According to the Spamhaus Project--a U.K.-based antispam compiler of blacklists that block 8 billion messages a day--a new piece of malicious software has been created that takes over a PC. This " " computer is then used to send via the mail server of that PC's Internet service provider. This means the junk mail appears to come from the ISP, making it very hard for an antispam blacklist to block it.
Previously, zombie PCs have been used as mail servers themselves, sending spam e-mails directly to recipients.
"The Trojan is able to order proxies to send spam upstream to the ISP," said Steve Linford, director of Spamhaus.
Linford believes that this Trojan horse was created by the same people who write spamming software.
ISPs in the United States may have already been hit. "We've seen a surge in spam coming from major ISPs. Now all of the ISPs are having large amounts of spam going out from their mail servers," Linford said.
This will cause serious problems for the e-mail infrastructure, as it is impractical to block mail with domain names from large ISPs. Linford predicts that ISPs will see a growth in the volume of bulk mail they send and receive over the next two months, with spam levels rising from 75 percent of all e-mail to around 95 percent within a year.
"The e-mail infrastructure is beginning to fail," Linford warned. "You'll see huge delays in e-mail and servers collapsing. It's the beginning of the e-mail meltdown."
Linford said that ISPs need to act fast to take control of the problem. "They've got to throttle the number of e-mails coming from ADSL accounts. They are going to have to act quickly to clean incoming viruses. ISPs have so much spam--they are too understaffed to call people up and tell them they have Trojans on their machines. And no one would know what you're talking about."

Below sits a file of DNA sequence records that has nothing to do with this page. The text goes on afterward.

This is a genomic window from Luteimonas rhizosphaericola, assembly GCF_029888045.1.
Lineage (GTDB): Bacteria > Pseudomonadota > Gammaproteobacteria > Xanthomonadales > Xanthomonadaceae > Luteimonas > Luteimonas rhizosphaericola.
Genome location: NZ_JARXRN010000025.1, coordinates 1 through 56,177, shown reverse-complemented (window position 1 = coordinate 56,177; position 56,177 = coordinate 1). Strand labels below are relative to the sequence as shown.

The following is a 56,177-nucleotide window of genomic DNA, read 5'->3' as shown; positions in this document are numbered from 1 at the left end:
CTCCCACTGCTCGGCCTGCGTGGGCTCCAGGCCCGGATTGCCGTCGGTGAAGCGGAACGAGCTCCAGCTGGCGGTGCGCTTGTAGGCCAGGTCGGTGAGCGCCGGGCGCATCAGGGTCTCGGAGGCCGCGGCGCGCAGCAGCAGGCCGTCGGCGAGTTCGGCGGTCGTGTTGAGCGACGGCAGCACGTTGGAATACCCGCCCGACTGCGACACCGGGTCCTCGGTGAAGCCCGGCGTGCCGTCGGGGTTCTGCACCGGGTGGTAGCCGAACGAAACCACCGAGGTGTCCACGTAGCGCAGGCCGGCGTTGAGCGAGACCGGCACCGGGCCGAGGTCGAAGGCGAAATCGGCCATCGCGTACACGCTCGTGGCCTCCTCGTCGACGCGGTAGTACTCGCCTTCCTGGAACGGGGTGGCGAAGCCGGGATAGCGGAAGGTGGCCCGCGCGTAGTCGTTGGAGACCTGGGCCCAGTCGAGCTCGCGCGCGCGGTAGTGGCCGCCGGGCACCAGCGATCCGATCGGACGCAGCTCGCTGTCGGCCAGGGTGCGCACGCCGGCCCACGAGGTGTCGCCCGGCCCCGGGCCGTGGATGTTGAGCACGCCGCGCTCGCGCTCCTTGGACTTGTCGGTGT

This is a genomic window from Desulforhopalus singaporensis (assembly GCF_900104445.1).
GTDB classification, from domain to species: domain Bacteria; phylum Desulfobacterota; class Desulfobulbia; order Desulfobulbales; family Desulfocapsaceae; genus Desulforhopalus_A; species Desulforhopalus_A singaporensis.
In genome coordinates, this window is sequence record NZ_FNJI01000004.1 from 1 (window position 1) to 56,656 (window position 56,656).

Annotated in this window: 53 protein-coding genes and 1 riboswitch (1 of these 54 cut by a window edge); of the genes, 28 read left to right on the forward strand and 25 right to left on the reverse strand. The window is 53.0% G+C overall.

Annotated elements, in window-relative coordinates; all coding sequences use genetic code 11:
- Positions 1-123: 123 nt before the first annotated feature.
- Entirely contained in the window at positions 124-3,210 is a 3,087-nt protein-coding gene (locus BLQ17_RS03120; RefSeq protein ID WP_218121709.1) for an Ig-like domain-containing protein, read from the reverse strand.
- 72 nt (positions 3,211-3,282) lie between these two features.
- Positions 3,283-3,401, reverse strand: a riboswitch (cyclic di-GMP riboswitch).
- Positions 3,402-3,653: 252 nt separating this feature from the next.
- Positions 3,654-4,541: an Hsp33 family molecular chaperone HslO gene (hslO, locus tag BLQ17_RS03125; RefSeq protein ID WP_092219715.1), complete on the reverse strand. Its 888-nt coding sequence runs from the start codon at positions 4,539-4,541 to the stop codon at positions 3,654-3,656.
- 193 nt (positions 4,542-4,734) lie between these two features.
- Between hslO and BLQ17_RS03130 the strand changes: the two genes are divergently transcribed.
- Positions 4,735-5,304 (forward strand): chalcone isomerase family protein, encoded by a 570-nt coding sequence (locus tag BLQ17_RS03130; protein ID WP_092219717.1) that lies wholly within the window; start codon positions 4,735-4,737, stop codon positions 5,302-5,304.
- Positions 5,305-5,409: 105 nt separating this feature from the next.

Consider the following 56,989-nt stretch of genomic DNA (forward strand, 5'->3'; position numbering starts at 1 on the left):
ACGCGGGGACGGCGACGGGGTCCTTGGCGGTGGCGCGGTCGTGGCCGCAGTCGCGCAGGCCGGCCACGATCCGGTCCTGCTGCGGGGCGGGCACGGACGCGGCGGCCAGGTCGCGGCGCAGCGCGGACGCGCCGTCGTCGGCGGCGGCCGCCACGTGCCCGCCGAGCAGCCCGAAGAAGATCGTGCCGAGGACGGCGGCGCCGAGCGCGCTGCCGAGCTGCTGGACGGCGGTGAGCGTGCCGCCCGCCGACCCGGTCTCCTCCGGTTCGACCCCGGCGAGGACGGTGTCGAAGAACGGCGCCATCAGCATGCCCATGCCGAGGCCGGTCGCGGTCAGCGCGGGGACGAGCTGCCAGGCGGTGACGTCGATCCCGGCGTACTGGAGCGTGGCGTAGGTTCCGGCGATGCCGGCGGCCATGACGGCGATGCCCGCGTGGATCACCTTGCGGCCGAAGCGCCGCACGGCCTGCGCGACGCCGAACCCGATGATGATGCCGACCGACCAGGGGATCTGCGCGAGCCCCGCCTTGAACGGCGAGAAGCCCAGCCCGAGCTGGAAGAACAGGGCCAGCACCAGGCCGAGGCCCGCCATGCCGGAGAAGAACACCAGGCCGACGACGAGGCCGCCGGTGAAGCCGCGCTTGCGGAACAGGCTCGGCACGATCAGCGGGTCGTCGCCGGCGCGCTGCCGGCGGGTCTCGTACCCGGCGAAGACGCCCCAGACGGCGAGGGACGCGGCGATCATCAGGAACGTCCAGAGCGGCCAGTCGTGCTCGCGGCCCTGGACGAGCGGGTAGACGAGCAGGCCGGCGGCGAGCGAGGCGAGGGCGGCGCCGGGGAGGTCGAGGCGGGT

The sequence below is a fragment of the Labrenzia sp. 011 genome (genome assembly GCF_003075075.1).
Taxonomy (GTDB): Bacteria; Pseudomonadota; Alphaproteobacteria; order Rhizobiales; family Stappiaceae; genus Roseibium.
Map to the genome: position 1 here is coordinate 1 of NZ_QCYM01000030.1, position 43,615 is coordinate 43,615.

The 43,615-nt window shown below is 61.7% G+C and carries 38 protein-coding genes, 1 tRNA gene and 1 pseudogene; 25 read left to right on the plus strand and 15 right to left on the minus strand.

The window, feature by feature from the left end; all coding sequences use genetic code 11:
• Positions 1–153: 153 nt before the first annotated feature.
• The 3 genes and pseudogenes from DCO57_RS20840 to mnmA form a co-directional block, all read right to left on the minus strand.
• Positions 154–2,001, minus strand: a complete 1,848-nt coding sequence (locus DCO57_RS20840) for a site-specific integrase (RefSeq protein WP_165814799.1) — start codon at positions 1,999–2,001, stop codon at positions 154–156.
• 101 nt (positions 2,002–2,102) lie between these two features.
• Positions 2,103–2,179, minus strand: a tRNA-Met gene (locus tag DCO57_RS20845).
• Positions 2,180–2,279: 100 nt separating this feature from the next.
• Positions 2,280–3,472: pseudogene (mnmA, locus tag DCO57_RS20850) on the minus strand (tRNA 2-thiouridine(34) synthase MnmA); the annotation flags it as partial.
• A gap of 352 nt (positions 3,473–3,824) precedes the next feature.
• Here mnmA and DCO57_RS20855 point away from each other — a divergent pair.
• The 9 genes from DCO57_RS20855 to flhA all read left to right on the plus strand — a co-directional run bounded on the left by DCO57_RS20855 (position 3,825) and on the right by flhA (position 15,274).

Antispam company MessageLabs confirmed Linford's findings.
"This ups the ante in the need for filters," said Mark Sunner, chief technology officer for MessageLabs. "It makes it more difficult for people who compile blacklists, which is why spammers are doing this. It will put more pressure on ISPs to take greater interest in the traffic they carry and filter at source."
The Information Commissioner's Office, the United Kingdom's point-of-call to report spam, said it had received no complaints of bulk spam from ISPs.
Some U.S.-based ISPs contacted by News.com said an e-mail meltdown has yet to arrive. But technicians at some of the largest Internet providers have acknowledged the issue and similar exploits in the past. Many, but not all, U.S. ISPs have blocked open relay ports, such as port 25, to shut out spammers from disseminating messages from home-operated servers. The block has helped some broadband ISPs limit the output of zombie spam, and some have noticed the new form of malware taking shape.
Time Warner Cable, the nation's second largest cable company, said it had become aware of this spam "vector," as it calls it, and has mechanisms to control it, according to company spokesman Keith Cocozza. He noted that the company's ISP, called Road Runner, has outgoing e-mail limits in place, but declined to elaborate on how the company monitors and responds to this malware issue.
Earthlink, which runs a dial-up and broadband service, said it noticed a gradual increase in spam volume coming from its legitimate mail servers since the beginning of 2004. The company claims it has implemented safeguards, such as authenticated SMTP servers and re-routing of legitimate e-mail, to cut down the flow.
"Overall we've been able to greatly reduce the amount of spam from our network by routing activities and applying chokepoints," said Trip Cox, Earthlink's chief technology officer. Cox added that the measure have reduced spam from 30 percent of the ISP's total e-mail volume to 2 percent.
Dan Ilett of ZDNet UK reported from London.